A professional came from the big city to a small town to build a cabin so he could escape the hustle and bustle of life and set down roots where he could return to revive his spirits. His plan was to build a tiny house from the ground up. He asked around for help building his dream and found a couple of guys willing to give him a day’s work in exchange for his professional services.
Things started to go sideways when it was discovered that there were no plans for the tiny house. This might not have been a problem if the professional had hired a carpenter to draw up the plans and help supervise the job, however in an attempt to save money, the professional opted to leave his dream in the hands of the free help. It’s true that one of the two helpers had some experience in construction, but what the professional didn’t know was that that helper was prone to make mistakes.
As the day of construction neared, one of the guys asked if the lumber was going to be ready.
“Tell me what I need” said the professional.
The helper drew up a list and on the day of the build, the two boys showed up and went to work building the tiny house. Down went the floor, as they were about to lift the first wall up, the professional asked where the door was. Because there were no plans, the helpers had thought they were building a back wall while the professional thought they were building the front wall. There was mass confusion.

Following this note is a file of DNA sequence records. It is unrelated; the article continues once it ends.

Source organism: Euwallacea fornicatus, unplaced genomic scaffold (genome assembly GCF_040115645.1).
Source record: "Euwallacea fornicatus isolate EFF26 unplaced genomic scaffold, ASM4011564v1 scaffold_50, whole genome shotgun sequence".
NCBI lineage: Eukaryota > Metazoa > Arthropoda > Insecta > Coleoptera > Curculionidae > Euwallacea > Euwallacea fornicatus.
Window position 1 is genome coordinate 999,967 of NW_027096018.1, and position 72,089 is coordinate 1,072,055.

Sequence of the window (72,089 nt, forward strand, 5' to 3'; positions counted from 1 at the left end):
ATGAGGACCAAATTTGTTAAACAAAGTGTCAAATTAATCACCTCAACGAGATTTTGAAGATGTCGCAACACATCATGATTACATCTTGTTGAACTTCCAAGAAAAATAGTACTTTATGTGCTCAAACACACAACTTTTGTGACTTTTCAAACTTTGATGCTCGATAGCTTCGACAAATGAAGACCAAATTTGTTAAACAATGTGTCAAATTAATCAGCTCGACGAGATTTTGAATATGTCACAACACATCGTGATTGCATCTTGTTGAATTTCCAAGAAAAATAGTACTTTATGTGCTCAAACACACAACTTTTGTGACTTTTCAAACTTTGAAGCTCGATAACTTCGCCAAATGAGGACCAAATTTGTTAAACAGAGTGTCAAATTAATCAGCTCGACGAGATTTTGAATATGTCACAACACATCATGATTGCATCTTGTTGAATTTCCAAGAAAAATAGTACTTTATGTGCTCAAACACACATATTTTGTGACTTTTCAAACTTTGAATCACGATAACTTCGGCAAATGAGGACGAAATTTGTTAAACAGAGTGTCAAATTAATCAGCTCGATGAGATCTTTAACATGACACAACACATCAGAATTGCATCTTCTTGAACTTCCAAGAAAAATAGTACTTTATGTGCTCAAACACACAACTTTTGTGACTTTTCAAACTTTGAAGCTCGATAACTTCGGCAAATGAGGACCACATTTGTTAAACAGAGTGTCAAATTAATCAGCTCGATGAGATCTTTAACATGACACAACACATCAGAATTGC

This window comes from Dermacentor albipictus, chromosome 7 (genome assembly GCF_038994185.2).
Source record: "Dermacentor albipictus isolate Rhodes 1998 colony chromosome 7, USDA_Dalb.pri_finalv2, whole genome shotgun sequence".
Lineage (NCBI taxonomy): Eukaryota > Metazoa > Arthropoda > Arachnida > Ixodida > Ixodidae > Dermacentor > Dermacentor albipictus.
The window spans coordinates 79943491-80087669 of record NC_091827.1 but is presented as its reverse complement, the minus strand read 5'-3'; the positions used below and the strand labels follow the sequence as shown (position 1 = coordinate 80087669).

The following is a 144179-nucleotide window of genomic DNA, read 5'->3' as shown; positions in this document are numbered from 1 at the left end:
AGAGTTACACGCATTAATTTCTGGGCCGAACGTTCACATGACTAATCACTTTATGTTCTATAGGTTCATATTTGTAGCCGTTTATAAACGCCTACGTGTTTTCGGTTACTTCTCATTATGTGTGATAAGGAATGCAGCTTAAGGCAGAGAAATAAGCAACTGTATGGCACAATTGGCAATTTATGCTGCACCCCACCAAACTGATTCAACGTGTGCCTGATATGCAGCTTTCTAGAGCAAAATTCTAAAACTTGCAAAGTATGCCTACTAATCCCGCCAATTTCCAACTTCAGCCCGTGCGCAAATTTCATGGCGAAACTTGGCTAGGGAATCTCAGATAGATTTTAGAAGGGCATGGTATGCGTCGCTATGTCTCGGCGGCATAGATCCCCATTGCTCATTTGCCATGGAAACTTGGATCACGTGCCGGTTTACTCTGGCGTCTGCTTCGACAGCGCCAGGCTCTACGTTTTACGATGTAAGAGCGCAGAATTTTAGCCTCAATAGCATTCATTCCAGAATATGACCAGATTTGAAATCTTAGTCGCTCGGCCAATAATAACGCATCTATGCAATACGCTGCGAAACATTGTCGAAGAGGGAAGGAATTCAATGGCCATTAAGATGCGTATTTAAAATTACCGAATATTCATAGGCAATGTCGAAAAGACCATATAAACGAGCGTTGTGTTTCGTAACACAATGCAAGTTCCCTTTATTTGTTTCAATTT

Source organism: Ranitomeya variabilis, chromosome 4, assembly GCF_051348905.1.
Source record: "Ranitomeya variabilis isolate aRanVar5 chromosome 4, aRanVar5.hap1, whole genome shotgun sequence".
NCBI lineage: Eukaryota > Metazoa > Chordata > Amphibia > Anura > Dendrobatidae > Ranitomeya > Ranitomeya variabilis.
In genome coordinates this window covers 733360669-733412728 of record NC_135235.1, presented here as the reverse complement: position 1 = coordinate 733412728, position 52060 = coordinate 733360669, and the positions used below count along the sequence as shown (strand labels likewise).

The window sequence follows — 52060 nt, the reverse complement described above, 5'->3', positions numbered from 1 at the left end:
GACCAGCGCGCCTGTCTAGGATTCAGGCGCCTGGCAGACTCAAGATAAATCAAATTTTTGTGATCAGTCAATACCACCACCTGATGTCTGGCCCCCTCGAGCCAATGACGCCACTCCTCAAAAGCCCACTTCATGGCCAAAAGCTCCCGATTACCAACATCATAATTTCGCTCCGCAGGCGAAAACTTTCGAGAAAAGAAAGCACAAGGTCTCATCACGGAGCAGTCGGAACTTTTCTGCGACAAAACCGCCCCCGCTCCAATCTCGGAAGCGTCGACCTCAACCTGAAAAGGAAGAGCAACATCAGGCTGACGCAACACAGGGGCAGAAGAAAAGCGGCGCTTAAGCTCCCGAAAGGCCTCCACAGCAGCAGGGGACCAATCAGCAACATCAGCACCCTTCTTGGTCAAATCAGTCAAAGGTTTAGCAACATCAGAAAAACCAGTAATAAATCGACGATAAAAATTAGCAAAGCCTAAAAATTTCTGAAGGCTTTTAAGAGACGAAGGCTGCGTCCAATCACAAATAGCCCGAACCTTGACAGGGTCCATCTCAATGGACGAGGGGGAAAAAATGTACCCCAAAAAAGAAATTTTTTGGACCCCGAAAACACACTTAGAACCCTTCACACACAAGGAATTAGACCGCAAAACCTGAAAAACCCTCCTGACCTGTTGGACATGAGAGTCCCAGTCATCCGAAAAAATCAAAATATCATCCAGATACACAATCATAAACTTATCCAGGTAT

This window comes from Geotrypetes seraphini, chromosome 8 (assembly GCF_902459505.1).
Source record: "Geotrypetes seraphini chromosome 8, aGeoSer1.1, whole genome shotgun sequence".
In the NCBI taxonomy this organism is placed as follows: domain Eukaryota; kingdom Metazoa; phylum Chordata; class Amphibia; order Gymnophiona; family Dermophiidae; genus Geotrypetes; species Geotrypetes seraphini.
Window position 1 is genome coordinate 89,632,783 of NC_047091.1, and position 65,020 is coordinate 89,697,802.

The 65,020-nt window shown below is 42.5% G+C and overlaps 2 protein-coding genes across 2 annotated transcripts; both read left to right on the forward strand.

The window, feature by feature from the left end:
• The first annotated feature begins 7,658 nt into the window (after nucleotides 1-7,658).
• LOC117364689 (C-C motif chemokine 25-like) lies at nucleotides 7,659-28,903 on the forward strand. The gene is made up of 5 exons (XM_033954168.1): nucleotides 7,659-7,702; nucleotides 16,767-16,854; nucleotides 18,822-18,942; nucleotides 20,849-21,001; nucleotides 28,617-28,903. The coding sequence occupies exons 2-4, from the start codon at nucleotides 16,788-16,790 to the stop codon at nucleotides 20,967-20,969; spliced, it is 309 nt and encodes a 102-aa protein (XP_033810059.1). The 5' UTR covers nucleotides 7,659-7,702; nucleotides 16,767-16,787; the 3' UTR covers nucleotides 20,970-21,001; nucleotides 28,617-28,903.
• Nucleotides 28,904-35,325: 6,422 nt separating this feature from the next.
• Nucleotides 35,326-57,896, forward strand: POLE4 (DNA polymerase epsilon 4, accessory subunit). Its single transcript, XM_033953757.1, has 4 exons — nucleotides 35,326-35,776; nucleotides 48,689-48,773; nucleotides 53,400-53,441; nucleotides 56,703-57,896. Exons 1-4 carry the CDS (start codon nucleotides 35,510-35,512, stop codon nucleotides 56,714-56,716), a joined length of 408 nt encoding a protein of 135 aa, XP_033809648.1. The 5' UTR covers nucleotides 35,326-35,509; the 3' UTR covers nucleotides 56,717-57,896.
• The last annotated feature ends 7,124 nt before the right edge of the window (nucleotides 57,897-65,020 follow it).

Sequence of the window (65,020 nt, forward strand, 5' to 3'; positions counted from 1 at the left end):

Unfortunately, this is how most people and businesses operate. We start with a vision in our mind of what we want to achieve but we don’t apply the time and effort necessary to draw up plans of the final product. We don’t write down and share our vision with our partners and staff. When this happens, everyone gets busy building something that they envision as the final product but usually each version differs from the original concept.
Just as carpenters need plans to follow, your employees need clear and concise directions to follow in order for them to be truly successful. If they don’t have clarity about what is expected of them, they will imagine what they think you are looking for. Sometimes they will get it right but most times you, as their leader, will be frustrated. Developing systems that provide direction, checks and balances for accountability and feedback, help to ensure that everyone is on the same page. This leads to less stress and better outcomes.
If you are tired of tearing down walls because someone built them wrong, frustrated because you are floundering, disillusioned, or not achieving results in your personal or professional life, you can change that! I love this quote from Jim Rohnor: “If you don'tdesign your own life plan, chances are you'llfall into someone else's plan. And guess what they haveplanned for you? Not much.”
If you want better outcomes, starts by creating a written plan for your life and your business, and coming up with specific actions on how to achieve it. Failure to do so will result in plans that go sideways and outcomes you do not want.